Breaking News: The perpetrator of this currently-defunct blog, one John Glenn Taylor, has recently been spotted in Oregon. He is operating under the alias Bon Bock (bahn bahk) and was last sighted playing hashtag games on Twitter. Subject has two arms, so he should be considered "armed." However, he poses no danger, so approach with a complete lack of caution.

January 15, 2009

Scribbles: The Genius Of Sheldon Mayer - Part Four

Perhaps the most memorable and enduring of all Sheldon Mayer's creations is the team of Sugar & Spike. In this excerpt from Amazing World Of DC Comics #5, Sheldon himself describes the germination of the concept of the strip:

(I needed a book) about kids...Human compete with the rash of "Dennis The Menace" imitations that were then flooding the market. I resisted all suggestions that it be another "Dennis" imitation! I remember saying, "When Ketchum dreamed up 'Dennis', he looked around him and found what he was looking for in his own kid. To that degree only, I WILL imitate Ketchum. I too will look around me and see what I come up with. But it won't be another 'Dennis' type. It'll be somebody else, with his own individuality. That way it'll have a better chance of survival when the 'Dennis' craze ends." Easier said than done...Ketchum had his little son...My kids were already entering their teens. I had to look elsewhere.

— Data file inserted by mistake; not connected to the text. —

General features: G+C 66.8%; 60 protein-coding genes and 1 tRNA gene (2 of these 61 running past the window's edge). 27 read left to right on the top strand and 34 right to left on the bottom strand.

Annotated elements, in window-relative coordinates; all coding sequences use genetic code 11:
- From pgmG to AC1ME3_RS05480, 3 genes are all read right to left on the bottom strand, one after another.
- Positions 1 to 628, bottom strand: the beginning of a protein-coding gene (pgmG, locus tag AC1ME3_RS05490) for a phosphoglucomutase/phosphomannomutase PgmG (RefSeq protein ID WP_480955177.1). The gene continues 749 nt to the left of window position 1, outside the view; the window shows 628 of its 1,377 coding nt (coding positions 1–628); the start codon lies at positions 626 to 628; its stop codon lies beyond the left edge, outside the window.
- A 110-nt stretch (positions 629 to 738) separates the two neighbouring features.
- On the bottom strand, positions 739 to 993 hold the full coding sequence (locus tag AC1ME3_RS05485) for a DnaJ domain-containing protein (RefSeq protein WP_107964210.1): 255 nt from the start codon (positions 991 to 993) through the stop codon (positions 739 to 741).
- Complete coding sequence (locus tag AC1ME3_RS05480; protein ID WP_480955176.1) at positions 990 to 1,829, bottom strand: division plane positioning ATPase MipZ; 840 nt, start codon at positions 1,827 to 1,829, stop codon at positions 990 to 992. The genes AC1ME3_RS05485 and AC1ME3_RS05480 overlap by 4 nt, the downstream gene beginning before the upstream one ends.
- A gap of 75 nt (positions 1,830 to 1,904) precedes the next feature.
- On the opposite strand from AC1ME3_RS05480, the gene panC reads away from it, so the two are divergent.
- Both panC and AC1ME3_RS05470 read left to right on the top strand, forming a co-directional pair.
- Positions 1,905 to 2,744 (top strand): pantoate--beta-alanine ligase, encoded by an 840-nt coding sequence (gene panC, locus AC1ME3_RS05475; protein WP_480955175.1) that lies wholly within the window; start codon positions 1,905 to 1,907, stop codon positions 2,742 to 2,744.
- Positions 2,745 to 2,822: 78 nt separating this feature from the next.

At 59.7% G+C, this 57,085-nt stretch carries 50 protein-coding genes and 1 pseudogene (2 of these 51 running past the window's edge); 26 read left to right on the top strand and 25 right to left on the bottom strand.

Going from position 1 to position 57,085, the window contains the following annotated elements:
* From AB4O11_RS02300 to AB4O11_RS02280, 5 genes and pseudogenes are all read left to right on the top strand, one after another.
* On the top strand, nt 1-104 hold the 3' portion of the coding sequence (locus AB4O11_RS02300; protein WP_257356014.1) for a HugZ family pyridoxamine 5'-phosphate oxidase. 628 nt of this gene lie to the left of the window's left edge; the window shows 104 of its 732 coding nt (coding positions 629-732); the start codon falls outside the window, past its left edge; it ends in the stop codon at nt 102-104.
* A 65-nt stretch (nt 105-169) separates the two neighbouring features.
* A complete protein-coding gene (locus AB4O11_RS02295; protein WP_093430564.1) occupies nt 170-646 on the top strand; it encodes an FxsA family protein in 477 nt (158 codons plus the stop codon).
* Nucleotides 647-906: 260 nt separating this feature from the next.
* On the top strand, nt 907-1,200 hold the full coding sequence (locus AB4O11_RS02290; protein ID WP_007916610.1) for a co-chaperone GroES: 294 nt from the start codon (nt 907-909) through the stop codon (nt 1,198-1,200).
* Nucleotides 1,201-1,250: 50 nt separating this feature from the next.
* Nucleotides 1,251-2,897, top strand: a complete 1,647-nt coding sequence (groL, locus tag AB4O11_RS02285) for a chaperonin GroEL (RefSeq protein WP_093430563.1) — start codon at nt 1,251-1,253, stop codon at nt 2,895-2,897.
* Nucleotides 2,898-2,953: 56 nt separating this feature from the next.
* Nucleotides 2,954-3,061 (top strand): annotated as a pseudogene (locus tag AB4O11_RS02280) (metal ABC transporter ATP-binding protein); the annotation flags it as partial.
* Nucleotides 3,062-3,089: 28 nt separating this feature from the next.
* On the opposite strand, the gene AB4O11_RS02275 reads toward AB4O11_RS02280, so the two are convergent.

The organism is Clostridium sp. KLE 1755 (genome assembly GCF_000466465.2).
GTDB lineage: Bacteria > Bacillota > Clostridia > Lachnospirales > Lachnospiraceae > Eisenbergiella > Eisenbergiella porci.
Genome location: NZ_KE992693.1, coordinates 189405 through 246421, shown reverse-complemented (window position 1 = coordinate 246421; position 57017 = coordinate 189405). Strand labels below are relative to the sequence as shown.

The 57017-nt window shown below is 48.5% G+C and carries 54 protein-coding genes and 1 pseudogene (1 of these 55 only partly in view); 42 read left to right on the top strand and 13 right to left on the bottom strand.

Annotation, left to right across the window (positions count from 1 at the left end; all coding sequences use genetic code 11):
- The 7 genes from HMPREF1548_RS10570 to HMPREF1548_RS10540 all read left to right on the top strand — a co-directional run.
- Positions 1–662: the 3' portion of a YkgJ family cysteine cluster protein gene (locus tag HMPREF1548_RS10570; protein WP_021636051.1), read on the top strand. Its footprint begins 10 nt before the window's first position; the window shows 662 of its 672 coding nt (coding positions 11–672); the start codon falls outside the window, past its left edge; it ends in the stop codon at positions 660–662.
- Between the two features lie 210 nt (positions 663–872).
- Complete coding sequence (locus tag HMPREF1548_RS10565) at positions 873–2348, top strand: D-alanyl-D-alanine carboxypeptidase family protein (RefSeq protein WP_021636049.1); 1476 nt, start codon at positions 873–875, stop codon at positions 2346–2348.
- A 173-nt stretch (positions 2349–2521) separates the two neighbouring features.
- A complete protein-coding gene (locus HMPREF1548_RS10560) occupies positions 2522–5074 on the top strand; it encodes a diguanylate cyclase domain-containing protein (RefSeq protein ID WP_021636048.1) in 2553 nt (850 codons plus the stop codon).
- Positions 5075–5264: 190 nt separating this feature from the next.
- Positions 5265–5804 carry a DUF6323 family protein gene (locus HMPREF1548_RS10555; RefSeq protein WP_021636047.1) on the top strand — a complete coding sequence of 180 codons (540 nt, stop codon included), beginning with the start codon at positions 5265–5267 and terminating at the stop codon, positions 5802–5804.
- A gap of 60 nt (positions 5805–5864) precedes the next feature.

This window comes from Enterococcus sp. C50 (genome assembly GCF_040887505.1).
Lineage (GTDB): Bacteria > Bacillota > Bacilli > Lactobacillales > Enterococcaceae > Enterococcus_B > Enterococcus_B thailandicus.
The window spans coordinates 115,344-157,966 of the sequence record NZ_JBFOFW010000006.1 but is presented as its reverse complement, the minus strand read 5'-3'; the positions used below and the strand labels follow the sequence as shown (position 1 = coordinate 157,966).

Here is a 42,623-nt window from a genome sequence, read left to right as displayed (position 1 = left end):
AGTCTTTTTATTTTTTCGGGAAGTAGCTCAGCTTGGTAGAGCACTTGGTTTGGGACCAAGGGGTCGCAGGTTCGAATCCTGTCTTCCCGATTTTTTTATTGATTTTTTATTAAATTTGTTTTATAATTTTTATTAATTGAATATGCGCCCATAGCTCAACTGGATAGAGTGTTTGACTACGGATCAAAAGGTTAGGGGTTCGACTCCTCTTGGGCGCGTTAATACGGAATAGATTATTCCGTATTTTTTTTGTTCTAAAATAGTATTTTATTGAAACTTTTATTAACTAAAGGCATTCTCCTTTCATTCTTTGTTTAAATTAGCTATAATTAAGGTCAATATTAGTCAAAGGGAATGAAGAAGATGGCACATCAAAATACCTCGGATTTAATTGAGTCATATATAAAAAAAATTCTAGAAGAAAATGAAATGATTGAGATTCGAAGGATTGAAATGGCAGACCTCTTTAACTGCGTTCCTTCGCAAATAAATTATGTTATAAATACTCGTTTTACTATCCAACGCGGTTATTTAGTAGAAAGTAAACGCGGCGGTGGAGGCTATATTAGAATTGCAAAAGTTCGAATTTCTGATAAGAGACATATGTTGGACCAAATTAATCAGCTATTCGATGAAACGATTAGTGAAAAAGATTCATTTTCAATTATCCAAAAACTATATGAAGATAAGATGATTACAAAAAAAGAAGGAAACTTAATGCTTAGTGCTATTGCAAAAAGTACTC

After observing and sketching the neighborhood kids for a day or two, every idea I had was just another "kid" strip. Nothing fresh seemed to show itself. Trying to recall what my own kids were like when they were smaller, I ran our old home-movies of them, working my way back thru the dozens of reels to the earliest shots we had of 'em. Merrily and Lanney were less than a year apart in age, so that there was a brief period during which neither of them had learned to talk yet. Watching them together as babies in their playpen (when Lanney was about 9 months old, and his sister about 10 months older) I observed that they seemed to be communicating with each other. On this silent film, you could swear they were having an involved conversation. And yet I KNEW that they had not been able to talk when I shot those films.

Here is an example of Shelley's finished concept, from Sugar & Spike #19 (Oct. 1958):

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